Seçil Alkış: You are known for your works relating to city and urban sociology. Can you tell us a bit about these works?

Neriman Polat: Since the beginning of 2000s, I’ve been working about the subjects of city, street, district. The Excavation (hafriyat) group that I used to be a member of (but not anymore) and have worked together for years, must have played a part in directing me to these subjects. In my 2005 video, İki Keklik (Two Partridges), two very modernly dressed girls eat and have a conversation in a restaurant decorated with plastic flowers and an artificial stream, while a Turkish folk song plays in the background. There’s an ironic connection between the lyrics of the folk song and the scene; it causes the viewer to smile. Here we see both the aesthetics of the migration from village to city, and a plastic version of the longing for nature.

The contrasts, conflicts, hybridism, people who lost their land, and also demolition in the last few years. These are a part of my life as well… A few fundamental subjects for me are; the codes of patriarchy, social sex and discrimination. I had a solo show in 2007 titled Babaevi apt. The exhibition began with a glass mosaic wall; I made a copy of a wall that I saw in the street. It’s just like the “Mülkiyet Allah’ındır” (Property of God) text in a previous exhibition in Hafriyat Karaköy. Glass wall mosaics that are normally used on the exteriors of buildings has become the material of choice for this work. I like the idea of transforming sometimes exteriors into interiors, and sometimes interiors into exteriors. Changing the context with very little intervention plays with our notion of reality. My work titled “Ev” (Home) begins with bricks that form a house; continues with a house the bricks of which have no mortar applied, but it has a window made of beautiful iron bars; and ends with the bricks forming a 1 square meter space, and a photo into the boundaries of which I barely fit. Our struggle for a most fundamental right, the right to housing, people losing their grounds, social injustice. My works about TOKIs (buildings built by the Housing Development Administration of Turkey) can be analyzed in this context. The things done in the name of urban transformation concerns us all, it should concern us all. My work “Özdönüşüm Emlak” (Transformation Real Estate) comprises of a fake real estate agency. For this work, I used actual information as the starting point. I wanted to point out the problems the people living in TOKI buildings have, in order to make the victims of urban transformation visible. I’m not the kind of person who makes art in an atelier, therefore my activist side takes over in my works.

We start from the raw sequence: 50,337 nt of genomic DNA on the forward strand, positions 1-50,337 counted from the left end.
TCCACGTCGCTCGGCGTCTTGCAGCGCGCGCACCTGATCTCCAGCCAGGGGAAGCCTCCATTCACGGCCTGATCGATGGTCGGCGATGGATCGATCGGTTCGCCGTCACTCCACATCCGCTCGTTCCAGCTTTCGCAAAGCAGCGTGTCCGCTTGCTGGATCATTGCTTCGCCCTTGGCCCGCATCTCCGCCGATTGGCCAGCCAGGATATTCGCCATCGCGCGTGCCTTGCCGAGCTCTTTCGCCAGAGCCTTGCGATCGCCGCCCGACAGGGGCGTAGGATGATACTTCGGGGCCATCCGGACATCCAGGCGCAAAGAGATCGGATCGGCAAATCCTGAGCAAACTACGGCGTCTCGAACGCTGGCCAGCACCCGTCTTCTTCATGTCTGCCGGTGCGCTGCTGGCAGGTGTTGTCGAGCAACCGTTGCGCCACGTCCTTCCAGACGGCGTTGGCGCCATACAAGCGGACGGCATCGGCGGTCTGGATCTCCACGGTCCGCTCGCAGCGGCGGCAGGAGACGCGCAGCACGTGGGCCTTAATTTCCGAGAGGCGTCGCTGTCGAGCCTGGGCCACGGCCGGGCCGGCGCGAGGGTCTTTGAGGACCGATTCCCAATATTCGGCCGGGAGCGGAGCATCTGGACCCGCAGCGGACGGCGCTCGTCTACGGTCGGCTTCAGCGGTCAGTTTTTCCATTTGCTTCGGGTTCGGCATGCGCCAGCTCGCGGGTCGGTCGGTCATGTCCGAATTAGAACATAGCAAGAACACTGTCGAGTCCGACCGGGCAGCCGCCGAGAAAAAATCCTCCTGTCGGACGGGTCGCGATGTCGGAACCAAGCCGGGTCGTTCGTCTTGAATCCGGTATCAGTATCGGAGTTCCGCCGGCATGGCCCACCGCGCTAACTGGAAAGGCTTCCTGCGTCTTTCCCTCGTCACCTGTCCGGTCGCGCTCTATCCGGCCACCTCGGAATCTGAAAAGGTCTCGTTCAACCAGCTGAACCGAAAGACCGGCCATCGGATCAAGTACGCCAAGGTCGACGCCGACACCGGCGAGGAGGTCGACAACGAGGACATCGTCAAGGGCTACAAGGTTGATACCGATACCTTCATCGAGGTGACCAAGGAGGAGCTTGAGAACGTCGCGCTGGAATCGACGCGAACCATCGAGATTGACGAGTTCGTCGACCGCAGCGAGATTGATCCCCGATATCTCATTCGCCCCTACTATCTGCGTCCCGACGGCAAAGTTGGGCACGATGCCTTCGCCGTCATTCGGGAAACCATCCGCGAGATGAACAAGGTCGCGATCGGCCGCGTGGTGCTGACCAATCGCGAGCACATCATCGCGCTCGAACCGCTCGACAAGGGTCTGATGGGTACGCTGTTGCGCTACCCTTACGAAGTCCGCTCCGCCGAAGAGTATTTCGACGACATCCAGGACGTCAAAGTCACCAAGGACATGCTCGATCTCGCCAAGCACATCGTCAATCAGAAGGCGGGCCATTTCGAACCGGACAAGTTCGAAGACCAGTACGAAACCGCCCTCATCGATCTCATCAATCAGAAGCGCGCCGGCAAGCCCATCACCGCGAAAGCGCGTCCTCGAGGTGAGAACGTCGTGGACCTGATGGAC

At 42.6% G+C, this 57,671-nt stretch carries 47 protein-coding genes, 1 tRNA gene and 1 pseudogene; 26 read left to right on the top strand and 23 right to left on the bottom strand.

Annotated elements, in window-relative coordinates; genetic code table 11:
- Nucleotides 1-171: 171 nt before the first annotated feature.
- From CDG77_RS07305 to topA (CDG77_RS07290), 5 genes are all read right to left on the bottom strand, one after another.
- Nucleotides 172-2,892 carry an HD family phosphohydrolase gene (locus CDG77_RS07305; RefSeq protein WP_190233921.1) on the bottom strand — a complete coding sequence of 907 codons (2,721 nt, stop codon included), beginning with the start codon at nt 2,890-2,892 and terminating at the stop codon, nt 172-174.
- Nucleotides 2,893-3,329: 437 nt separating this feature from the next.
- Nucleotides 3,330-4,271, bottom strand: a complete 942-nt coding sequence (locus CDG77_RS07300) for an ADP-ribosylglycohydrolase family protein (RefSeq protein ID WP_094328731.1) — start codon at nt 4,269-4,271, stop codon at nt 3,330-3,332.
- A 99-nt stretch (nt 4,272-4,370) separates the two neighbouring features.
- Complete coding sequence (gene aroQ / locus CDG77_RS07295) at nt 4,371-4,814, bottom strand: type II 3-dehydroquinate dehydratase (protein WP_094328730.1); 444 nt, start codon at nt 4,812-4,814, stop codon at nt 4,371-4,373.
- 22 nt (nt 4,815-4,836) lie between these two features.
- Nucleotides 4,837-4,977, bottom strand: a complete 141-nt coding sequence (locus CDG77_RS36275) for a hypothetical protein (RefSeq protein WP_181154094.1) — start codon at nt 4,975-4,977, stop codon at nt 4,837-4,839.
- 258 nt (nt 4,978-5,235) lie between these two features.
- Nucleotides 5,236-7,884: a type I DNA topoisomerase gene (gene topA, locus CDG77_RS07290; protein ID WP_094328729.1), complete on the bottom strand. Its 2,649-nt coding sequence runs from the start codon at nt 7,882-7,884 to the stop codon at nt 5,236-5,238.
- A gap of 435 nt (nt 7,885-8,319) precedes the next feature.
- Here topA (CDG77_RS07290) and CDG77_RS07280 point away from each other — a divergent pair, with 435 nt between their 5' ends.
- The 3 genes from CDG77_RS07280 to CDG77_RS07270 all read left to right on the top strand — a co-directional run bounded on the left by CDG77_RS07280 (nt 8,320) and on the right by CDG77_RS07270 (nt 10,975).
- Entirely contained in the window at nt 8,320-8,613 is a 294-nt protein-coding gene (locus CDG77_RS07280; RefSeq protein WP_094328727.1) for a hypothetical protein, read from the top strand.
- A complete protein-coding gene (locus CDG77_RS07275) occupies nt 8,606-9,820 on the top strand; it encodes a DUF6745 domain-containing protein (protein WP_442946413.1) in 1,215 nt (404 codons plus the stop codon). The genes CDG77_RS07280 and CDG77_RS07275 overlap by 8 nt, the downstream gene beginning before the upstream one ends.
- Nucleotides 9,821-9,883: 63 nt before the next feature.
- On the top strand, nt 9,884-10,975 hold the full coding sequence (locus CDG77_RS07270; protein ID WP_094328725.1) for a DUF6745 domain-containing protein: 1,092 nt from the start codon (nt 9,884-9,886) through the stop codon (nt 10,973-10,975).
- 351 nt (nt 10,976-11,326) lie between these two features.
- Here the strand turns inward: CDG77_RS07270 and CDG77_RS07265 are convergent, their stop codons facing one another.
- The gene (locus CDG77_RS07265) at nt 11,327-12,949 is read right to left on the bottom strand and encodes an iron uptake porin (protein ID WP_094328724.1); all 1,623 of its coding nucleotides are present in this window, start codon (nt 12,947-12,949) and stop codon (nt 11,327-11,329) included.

S.A: What do you think about the production and the presentation of art in urban public spaces; semi-public places like museums, galleries; and private spaces (homes, art storerooms, collector properties) with regard to your own work?